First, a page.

WASHINGTON — Honeywell, BAE Systems and Ball Aerospace have confirmed that they intend to lead competing industry teams in pursuit of a NASA contract to produce the avionics system that will be used on the U.S. space agency’s Ares 1 crew launch vehicle.
Neither Ball nor BAE Systems were ready April 6 to announce their teammates, but Honeywell said it would be going after the avionics work in partnership with Lockheed Martin.
Honeywell was selected last year to build displays and controls for the Orion Crew Exploration Vehicle as part of a Lockheed Martin-led team on that effort.
Jerry Wellman, vice president for the crew launch vehicle at Honeywell Defense and Space in Columbia, Md., told Space News in an interview that Honeywell hopes to apply its avionics expertise to help NASA design, develop and produce the so-called instrument unit for Ares 1.
Lockheed Martin, Wellman said, would lend its expertise in systems integration. Honeywell’s team includes additional major subcontractors, he said, but declined to name them.
NASA is expected to release the draft request for proposals for the Ares 1 instrument unit the week of April 16 with the final solicitation due out in June. Industry sources following the competition expect no fewer than four teams to bid for the contract, which is expected to be worth roughly $400 million.
Other companies considering bidding as primes, these sources said, include Raytheon and Boeing, but noted that Boeing’s intentions have been especially hard to read.
Boeing spokesman Ed Memi confirmed April 6 that Boeing intends to compete for instrument unit work, but declined to say whether it would do so as a prime contractor or subcontractor.
Everett Tackett, a spokesman for Raytheon Missile Systems, Tucson, Ariz., said April 6 the company was not ready to comment on its intent.
Harris Corp., Computer Sciences Corp. and General Dynamics also have been keeping a close eye on the competition and could show up on one or more teams or possibly even decide to lead bids of their own, these sources said.
Ball spokesman Roz Brown confirmed April 6 that the Boulder, Colo.-based company intends to go after the Ares 1 avionics work as a prime contractor. She said Bill Townsend, a former senior NASA manager, would be relocating to Huntsville to lead the effort as vice president for exploration systems.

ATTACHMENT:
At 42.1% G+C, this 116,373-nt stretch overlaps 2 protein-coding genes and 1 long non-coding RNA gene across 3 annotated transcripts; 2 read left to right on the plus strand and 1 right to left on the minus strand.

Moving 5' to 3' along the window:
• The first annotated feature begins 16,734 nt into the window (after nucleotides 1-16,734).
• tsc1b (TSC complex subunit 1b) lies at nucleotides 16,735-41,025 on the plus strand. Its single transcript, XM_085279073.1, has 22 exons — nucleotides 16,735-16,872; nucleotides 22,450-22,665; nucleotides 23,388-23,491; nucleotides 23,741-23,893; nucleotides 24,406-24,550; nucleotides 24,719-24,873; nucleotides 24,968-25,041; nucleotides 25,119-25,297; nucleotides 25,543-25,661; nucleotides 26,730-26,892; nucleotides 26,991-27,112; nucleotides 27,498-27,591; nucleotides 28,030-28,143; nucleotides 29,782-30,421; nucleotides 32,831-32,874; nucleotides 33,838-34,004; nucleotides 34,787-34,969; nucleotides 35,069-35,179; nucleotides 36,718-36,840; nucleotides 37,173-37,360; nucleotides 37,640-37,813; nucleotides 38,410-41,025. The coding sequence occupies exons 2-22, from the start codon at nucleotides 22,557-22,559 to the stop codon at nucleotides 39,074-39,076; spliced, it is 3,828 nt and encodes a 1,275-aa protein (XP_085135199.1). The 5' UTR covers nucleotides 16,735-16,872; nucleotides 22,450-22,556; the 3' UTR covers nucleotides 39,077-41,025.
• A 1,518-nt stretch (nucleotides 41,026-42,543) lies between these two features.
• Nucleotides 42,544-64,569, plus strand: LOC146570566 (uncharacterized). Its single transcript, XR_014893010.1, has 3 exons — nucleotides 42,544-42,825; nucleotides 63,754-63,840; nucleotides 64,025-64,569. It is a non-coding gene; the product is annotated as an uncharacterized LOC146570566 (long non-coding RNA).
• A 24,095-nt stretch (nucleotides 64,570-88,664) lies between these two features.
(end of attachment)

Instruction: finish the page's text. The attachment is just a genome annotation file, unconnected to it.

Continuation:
Douglas Tighe, BAE Systems’ vice president for advanced systems, told Space News in an April 6 interview that the company would prime a bid for the instrument unit work, but was not ready to identify teammates. “The team has not been totally formed yet and I would rather announce total team once we have everybody signed up,” he said.
BAE Systems supplies avionics systems for launch vehicles and commercial and military aircraft. The company is a major avionics supplier for Joint Strike Fighter, Tighe said, and has performed relevant work in support of NASA’s X-33 experimental launcher and Lockheed Martin’s Atlas family of rockets.
NASA is expected to select its avionics contractor several months after it awards a roughly $900 million contract this summer for the production of upper stages for the Ares 1. Only two teams — one led by Boeing and an Alliant Techsystems-led team, which includes Lockheed Martin and Pratt & Whitney Rocketdyne — are expected to submit bids for that work by the April 13 deadline.
As is the case with the upper stage, NASA intends to be in the driver’s seat designing Ares 1’s avionics systems. Industry’s role, Wellman said, will be to assist in that design, produce the necessary components and deliver an integrated ring with those components on it that is ready to be stacked on the rocket.
The avionics on the instrument unit are designed to guide the rocket into orbit and will consist of onboard computers, flight controls , communications equipment, gyroscopes and other instruments for monitoring the rocket’s speed and position.
Wellman said the Honeywell team would perform most of the engineering work to be done in Huntsville, Ala., to be close the NASA Marshall Space Flight Center team running the Ares program. Final integration of the instrument ring, Wellman said, would take place at the Michoud Assembly Facility outside New Orleans — the same facility NASA plans to use for Ares 1 assembly.